Frictions from capital requirements

Moving reserves into Treasury reverse repo also has capital implications. Reserves have a 0% risk weight while Treasury reverse repo does not, although haircuts can bring the weighting down sharply. For global systemically important banks, or GSIBs, doing the reverse repo with a foreign entity, including a branch of a foreign bank, increases measures of cross-jurisdictional risk. GSIBs have to hold capital against cross-jurisdictional exposures, and the capital schedule moves in 50 bp increments. Any transaction that cross a line in the schedule could push up required capital by 50 bp against the bank’s entire balance sheet.

Rather than tapping reserves, banks could borrow to lend into repo, but that, too, inflates the balance sheet. That puts pressure on bank capital ratios, although a few days of higher leverage probably have limited impact outside of quarterly reporting dates. And again for GSIBs, borrowing in wholesale markets increases measures of systemic risk and opens the door to a capital surcharge.

Diagnosis, then treatment

The Fed ultimately will need to investigate these and other plausible explanations of the recent funding market stress before delivering a credible solution. Pouring cash into the market is, at best, a temporary fix. If capital is the binding constraint, for instance, a standing Fed repo facility may not work as expected. Borrowing from the Fed to lend into repo would still balloon participant balance sheets and, for GSIBs, risk an increase in capital surcharge. It may be more effective for the Fed to buy Treasury debt for its own portfolio. That would reduce the volume of positions that need financing and add cash to the market without hitting the liquidity or capital tripwires at banks.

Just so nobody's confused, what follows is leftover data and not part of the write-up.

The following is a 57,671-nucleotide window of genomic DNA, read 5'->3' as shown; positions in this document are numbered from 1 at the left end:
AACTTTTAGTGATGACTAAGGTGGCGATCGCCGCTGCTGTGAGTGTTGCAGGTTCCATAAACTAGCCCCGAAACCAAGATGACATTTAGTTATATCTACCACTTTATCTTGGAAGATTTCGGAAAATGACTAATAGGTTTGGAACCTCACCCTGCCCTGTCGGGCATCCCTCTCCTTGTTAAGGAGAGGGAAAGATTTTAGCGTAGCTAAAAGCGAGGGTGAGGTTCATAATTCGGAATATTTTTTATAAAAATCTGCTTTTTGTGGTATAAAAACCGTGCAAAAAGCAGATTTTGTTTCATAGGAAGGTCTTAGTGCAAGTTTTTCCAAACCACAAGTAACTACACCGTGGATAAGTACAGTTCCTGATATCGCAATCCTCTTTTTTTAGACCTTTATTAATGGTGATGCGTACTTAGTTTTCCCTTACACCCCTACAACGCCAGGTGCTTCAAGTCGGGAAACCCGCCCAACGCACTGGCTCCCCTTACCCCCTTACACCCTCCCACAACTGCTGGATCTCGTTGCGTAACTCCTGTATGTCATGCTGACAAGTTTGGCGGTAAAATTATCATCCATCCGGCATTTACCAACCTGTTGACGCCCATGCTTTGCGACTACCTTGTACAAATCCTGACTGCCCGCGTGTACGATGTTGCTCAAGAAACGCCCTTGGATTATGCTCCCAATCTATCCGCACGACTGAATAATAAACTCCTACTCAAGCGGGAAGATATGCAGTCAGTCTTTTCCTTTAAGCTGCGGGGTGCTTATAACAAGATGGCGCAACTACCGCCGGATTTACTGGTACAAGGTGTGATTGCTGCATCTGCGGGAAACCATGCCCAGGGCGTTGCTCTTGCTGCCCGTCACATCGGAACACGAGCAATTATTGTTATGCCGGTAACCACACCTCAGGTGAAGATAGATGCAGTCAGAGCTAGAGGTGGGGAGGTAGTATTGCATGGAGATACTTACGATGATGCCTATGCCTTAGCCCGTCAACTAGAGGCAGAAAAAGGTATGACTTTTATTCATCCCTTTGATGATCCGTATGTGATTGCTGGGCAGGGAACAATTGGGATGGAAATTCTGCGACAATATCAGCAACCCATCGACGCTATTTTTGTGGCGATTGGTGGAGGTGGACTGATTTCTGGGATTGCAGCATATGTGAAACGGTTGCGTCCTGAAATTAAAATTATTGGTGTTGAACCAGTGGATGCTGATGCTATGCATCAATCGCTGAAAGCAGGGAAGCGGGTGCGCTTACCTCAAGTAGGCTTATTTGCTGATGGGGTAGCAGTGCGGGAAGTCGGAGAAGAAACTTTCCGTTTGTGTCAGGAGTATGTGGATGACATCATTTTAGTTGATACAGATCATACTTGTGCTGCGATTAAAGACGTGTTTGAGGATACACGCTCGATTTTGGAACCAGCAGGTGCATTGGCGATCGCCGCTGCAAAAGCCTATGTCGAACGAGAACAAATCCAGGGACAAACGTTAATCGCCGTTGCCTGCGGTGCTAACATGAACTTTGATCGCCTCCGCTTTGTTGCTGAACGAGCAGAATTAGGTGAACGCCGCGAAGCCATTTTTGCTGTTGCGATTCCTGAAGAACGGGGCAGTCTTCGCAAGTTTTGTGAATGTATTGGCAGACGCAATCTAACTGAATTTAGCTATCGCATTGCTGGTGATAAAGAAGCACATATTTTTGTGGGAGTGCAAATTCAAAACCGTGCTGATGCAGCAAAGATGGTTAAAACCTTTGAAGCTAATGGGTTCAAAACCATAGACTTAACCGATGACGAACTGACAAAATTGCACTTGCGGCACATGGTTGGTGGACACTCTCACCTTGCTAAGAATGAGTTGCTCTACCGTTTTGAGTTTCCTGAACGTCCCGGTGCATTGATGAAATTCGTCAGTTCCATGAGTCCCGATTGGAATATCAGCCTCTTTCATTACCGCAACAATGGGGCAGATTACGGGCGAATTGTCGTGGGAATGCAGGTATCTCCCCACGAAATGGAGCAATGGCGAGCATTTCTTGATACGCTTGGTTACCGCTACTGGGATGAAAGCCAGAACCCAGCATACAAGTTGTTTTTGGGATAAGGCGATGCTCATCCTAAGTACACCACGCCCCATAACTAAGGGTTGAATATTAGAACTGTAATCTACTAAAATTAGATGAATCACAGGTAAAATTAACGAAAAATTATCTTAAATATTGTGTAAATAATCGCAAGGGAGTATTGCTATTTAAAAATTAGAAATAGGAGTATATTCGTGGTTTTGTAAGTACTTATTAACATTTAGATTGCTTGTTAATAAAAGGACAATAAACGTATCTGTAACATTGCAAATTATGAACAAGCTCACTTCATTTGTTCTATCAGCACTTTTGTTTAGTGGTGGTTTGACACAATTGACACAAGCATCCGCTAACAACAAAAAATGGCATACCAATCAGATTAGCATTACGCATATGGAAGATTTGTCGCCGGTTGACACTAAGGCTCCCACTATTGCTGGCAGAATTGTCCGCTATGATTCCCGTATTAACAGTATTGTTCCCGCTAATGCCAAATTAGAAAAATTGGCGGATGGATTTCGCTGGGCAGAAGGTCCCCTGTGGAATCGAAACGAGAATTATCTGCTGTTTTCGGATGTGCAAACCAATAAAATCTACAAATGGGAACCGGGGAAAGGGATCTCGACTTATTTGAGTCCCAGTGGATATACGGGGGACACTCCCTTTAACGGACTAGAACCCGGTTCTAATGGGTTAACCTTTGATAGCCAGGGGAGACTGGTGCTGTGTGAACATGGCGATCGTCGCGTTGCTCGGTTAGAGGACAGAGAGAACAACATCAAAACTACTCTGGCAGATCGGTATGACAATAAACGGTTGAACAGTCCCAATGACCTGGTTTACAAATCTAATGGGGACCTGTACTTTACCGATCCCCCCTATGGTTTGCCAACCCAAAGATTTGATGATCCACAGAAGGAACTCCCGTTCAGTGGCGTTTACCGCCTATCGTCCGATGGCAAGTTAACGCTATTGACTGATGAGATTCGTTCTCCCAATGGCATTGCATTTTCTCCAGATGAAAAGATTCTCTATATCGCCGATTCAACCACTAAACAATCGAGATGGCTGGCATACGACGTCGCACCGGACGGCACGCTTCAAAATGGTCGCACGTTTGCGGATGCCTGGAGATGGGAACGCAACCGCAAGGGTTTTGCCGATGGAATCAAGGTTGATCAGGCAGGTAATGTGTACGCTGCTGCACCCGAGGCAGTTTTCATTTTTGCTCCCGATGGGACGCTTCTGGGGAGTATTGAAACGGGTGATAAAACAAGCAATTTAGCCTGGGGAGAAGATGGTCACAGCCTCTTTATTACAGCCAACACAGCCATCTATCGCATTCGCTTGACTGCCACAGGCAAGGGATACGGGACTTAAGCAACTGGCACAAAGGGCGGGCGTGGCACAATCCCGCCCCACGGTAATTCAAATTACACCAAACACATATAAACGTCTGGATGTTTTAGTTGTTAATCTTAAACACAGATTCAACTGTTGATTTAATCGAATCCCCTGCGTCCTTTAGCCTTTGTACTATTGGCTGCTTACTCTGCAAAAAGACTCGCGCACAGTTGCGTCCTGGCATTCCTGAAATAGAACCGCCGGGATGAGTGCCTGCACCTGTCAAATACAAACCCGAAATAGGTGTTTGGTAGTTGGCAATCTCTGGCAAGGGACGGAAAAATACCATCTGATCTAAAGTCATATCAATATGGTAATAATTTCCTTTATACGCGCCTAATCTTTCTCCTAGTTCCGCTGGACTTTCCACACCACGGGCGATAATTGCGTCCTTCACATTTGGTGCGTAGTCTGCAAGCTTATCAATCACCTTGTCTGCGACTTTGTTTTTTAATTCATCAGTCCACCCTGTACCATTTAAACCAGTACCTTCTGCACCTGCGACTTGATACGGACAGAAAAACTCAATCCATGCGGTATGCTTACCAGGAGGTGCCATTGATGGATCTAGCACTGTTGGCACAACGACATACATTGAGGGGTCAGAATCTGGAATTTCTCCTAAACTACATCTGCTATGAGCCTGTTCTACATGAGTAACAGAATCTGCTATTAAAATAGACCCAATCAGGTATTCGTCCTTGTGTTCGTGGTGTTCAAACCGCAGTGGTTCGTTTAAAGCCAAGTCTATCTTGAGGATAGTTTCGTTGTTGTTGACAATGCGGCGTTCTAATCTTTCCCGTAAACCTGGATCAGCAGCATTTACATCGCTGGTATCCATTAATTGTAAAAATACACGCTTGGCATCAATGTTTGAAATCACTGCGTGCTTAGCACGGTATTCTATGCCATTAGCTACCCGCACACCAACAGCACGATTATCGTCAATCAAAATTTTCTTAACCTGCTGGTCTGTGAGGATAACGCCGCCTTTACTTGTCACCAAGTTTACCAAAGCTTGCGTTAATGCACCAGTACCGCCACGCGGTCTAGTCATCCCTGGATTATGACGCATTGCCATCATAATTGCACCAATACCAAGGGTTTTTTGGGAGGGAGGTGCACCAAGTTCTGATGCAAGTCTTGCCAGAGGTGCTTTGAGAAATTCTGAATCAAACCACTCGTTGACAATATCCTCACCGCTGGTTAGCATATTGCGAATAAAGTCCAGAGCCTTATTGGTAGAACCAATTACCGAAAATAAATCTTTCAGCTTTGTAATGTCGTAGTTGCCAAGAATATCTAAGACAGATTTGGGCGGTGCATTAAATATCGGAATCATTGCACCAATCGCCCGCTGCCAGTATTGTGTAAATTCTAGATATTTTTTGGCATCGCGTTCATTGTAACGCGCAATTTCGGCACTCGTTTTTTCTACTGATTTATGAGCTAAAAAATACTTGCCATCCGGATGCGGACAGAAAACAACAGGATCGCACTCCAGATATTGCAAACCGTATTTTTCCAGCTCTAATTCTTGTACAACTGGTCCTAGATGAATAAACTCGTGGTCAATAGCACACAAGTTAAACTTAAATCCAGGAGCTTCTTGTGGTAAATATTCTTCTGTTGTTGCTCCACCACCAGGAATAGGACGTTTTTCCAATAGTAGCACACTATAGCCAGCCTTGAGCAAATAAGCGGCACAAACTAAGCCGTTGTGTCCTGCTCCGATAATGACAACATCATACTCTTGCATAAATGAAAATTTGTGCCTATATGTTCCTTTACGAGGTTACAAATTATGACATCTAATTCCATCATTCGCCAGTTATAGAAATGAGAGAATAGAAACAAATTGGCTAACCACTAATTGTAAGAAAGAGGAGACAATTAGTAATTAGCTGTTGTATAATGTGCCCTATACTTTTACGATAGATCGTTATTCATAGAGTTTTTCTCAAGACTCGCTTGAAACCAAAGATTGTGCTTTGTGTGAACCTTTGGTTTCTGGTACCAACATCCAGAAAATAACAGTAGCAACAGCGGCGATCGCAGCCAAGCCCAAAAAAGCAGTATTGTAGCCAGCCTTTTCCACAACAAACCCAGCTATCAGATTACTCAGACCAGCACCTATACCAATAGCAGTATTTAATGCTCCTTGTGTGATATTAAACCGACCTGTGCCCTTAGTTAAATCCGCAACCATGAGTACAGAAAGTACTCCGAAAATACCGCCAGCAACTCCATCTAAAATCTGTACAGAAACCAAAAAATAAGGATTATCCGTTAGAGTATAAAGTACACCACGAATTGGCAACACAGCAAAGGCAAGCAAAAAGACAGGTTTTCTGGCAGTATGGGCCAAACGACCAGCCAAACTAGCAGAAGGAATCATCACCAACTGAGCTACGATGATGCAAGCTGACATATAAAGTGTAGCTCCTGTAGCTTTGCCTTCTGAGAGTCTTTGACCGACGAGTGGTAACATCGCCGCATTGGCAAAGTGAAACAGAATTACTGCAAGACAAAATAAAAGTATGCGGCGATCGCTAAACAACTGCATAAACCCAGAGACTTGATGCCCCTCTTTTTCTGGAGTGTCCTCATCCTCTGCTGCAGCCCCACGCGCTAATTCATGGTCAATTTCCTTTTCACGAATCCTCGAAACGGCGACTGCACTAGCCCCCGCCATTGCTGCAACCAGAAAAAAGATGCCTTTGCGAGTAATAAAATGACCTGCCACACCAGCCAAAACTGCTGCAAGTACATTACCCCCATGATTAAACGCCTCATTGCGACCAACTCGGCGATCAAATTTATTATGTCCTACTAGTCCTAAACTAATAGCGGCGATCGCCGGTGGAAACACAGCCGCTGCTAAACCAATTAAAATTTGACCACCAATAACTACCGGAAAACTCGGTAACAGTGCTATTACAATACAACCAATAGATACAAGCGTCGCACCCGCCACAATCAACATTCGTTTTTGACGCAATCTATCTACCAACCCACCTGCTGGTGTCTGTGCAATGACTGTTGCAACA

Investment implications

The ongoing hunt for the cause of repo stress has started to put pressure on assets sensitive to the availability and stability of wholesale funding. Since September 16, bank equity has steadily underperformed the S&P 500 and the debt of banks that rely heavily on wholesale funding have widened to their retail-funded peers. More generally, continuing uncertainty around financing stands to put pressure on a wider range of assets that routinely rely on financing at some point, even if only in transit through broker/dealer balance sheets. The market has clearly taken comfort from the Fed’s efforts to put cash into repo, but that comfort stands to end with the Fed’s efforts until a plausible explanation for the current situation is found and a targeted solution delivered. Stay tuned.